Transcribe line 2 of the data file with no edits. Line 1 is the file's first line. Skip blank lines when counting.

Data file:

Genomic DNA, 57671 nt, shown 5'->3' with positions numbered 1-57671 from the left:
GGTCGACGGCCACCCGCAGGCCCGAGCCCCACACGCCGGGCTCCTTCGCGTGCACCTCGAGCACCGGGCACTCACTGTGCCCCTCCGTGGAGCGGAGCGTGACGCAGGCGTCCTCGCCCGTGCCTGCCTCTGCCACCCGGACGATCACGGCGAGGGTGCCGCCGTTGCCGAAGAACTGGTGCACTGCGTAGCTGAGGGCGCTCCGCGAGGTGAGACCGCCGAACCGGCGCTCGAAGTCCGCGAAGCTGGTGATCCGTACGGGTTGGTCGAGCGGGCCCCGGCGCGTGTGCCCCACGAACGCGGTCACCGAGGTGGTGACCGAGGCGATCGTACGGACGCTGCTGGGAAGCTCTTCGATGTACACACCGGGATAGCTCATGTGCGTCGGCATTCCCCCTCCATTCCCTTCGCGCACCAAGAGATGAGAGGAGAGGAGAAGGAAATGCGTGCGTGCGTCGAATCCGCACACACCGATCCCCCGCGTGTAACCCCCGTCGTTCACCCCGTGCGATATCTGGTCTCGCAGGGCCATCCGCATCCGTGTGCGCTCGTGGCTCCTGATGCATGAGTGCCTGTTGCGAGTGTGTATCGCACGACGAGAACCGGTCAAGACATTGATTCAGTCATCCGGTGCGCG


GGTCGACGGCCACCCGCAGGCCCGAGCCCCACACGCCGGGCTCCTTCGCGTGCACCTCGAGCACCGGGCACTCACTGTGCCCCTCCGTGGAGCGGAGCGTGACGCAGGCGTCCTCGCCCGTGCCTGCCTCTGCCACCCGGACGATCACGGCGAGGGTGCCGCCGTTGCCGAAGAACTGGTGCACTGCGTAGCTGAGGGCGCTCCGCGAGGTGAGACCGCCGAACCGGCGCTCGAAGTCCGCGAAGCTGGTGATCCGTACGGGTTGGTCGAGCGGGCCCCGGCGCGTGTGCCCCACGAACGCGGTCACCGAGGTGGTGACCGAGGCGATCGTACGGACGCTGCTGGGAAGCTCTTCGATGTACACACCGGGATAGCTCATGTGCGTCGGCATTCCCCCTCCATTCCCTTCGCGCACCAAGAGATGAGAGGAGAGGAGAAGGAAATGCGTGCGTGCGTCGAATCCGCACACACCGATCCCCCGCGTGTAACCCCCGTCGTTCACCCCGTGCGATATCTGGTCTCGCAGGGCCATCCGCATCCGTGTGCGCTCGTGGCTCCTGATGCATGAGTGCCTGTTGCGAGTGTGTATCGCACGACGAGAACCGGTCAAGACATTGATTCAGTCATCCGGTGCGCG